CIE Seminar Series 2015 – Causes and consequences of metabolic variation in animals

Craig WhiteSPEAKER: Assoc Professor Craig White, School of Biological Sciences, University of Queensland
DATE: Friday, 27th March 2015
LOCATION: Geelong Campus at Waurn Ponds, Room ka5.321 (now known as ka5.303)
TIME: 12:00 noon
Seminar will also be video linked to the following campuses: Melbourne Campus at Burwood, HD3.008; and Warrnambool Campus, Room G1.01 (Percy Baxter LT)

ABSTRACT: Animals expend energy to process information, to forage for and digest food, to move, to grow and reproduce, and to generate or dissipate heat. Measures of metabolic rate integrate these processes, so it is reasonable to expect that variation in metabolic rate should be related to variation in fitness, but empirical demonstrations of such associations are surprisingly rare.

Among- and within-species variation in body size and temperature are recognized as primary determinants of metabolic rate, but considerable variation remains once these factors are accounted for. Understanding the causes and consequences of this variation in metabolic rate is a key problem facing the field of evolutionary physiology.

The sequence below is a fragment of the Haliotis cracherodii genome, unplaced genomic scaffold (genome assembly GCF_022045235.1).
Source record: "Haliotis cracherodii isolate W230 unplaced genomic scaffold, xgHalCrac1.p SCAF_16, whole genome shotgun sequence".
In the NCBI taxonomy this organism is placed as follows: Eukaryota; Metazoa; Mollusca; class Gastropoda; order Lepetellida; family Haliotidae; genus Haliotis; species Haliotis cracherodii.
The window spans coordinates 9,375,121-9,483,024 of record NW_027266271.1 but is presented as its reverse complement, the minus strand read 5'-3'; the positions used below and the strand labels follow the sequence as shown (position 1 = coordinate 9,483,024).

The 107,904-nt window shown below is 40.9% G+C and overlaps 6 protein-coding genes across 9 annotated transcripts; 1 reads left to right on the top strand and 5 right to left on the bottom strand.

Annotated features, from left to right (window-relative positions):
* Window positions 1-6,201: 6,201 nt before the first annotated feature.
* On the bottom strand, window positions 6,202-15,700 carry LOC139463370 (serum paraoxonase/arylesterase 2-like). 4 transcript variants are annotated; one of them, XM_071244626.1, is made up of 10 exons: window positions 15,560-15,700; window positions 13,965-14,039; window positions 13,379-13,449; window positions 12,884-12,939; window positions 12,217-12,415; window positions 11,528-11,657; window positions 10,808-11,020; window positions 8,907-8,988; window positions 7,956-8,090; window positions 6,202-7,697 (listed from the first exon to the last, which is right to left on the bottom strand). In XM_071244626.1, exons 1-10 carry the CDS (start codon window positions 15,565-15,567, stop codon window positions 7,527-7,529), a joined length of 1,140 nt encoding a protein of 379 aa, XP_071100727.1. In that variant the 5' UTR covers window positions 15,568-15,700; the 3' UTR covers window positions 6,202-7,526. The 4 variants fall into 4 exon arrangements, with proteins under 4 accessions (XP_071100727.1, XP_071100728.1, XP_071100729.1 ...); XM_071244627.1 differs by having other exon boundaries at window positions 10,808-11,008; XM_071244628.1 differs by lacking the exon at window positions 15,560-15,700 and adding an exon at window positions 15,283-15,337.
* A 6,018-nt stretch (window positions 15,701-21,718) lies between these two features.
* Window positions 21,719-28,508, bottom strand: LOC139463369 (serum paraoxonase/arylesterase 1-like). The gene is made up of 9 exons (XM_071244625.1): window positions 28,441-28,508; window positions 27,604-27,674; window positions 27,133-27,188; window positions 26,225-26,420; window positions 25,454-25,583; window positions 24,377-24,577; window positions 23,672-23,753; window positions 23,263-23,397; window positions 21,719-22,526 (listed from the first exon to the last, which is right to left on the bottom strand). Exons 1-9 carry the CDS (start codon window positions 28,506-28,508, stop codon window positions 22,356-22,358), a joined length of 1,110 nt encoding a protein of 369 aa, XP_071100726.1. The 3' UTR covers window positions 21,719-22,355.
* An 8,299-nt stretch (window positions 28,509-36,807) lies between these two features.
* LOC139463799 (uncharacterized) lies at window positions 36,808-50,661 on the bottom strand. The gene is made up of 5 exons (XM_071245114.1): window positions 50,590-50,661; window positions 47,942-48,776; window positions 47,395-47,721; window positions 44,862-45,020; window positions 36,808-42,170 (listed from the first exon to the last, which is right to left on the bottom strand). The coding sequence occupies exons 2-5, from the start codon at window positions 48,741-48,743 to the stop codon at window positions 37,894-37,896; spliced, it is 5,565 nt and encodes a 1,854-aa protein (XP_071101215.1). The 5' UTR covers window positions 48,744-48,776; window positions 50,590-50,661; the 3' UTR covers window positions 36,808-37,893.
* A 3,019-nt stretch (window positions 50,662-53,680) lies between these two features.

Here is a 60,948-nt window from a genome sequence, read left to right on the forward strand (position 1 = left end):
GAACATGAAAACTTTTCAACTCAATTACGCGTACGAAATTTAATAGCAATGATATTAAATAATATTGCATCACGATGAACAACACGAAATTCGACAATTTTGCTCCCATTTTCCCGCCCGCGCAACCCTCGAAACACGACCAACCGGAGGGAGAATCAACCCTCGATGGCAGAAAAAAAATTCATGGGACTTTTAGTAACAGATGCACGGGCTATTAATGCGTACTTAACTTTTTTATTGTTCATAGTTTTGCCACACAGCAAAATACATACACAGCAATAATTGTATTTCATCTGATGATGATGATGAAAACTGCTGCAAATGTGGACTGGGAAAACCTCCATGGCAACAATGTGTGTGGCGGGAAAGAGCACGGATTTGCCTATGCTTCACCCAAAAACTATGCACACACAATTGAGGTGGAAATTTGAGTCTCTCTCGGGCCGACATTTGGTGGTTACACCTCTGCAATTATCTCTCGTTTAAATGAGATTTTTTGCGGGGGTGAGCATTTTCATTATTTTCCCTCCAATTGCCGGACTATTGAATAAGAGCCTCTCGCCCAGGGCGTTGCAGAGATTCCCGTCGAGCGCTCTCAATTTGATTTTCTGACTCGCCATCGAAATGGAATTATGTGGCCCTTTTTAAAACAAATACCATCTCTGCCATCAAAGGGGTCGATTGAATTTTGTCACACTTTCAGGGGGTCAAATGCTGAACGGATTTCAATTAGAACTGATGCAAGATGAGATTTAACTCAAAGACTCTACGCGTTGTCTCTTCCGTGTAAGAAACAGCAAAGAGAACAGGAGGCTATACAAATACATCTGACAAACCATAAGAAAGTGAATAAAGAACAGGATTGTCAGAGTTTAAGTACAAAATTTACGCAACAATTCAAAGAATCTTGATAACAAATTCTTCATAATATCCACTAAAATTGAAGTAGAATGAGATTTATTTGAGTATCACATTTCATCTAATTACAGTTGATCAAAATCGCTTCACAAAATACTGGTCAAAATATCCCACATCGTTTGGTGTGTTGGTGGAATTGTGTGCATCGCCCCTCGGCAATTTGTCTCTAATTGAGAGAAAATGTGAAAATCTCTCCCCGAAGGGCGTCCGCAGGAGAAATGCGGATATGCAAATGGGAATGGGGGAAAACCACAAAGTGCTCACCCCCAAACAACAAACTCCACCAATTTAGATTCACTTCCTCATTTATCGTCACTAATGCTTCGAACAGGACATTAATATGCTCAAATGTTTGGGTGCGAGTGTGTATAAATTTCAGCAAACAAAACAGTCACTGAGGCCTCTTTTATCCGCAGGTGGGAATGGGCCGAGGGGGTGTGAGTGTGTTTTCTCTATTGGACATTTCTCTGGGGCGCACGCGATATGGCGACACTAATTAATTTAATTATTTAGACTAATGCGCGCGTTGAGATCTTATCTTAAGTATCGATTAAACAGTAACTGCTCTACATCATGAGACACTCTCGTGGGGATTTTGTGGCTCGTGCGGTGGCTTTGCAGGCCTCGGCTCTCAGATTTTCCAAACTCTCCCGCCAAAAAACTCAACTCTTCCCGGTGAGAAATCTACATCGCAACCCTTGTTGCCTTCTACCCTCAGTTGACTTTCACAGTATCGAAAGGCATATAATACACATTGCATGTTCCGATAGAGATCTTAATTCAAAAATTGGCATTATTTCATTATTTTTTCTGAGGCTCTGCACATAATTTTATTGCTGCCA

I will examine the effects of body mass and temperature on metabolic rate, encompassing both intra- and inter-specific studies of a wide range of taxa, and will explore the possibility that the effects of size and temperature, and particularly their interaction, differ among taxa and among inter- and intra-specific studies.

Then, using data drawn from phenotypic, quantitative genetic, and phylogenetic comparative studies, I will discuss the association between mass-independent variation in metabolic rate and fitness for a range of animals including lizards, cockroaches, and mammals, and will identify several key challenges facing tests of the hypothesis that metabolic rate is related to fitness.

BIO: The Evolutionary Physiology lab is a research group led by Dr Craig White at the University of Queensland. Craig is an ARC Future Fellow and Associate Professor in the School of Biological Sciences, University of Queensland.

Appointments with guest speaker may be made via Vincent Careau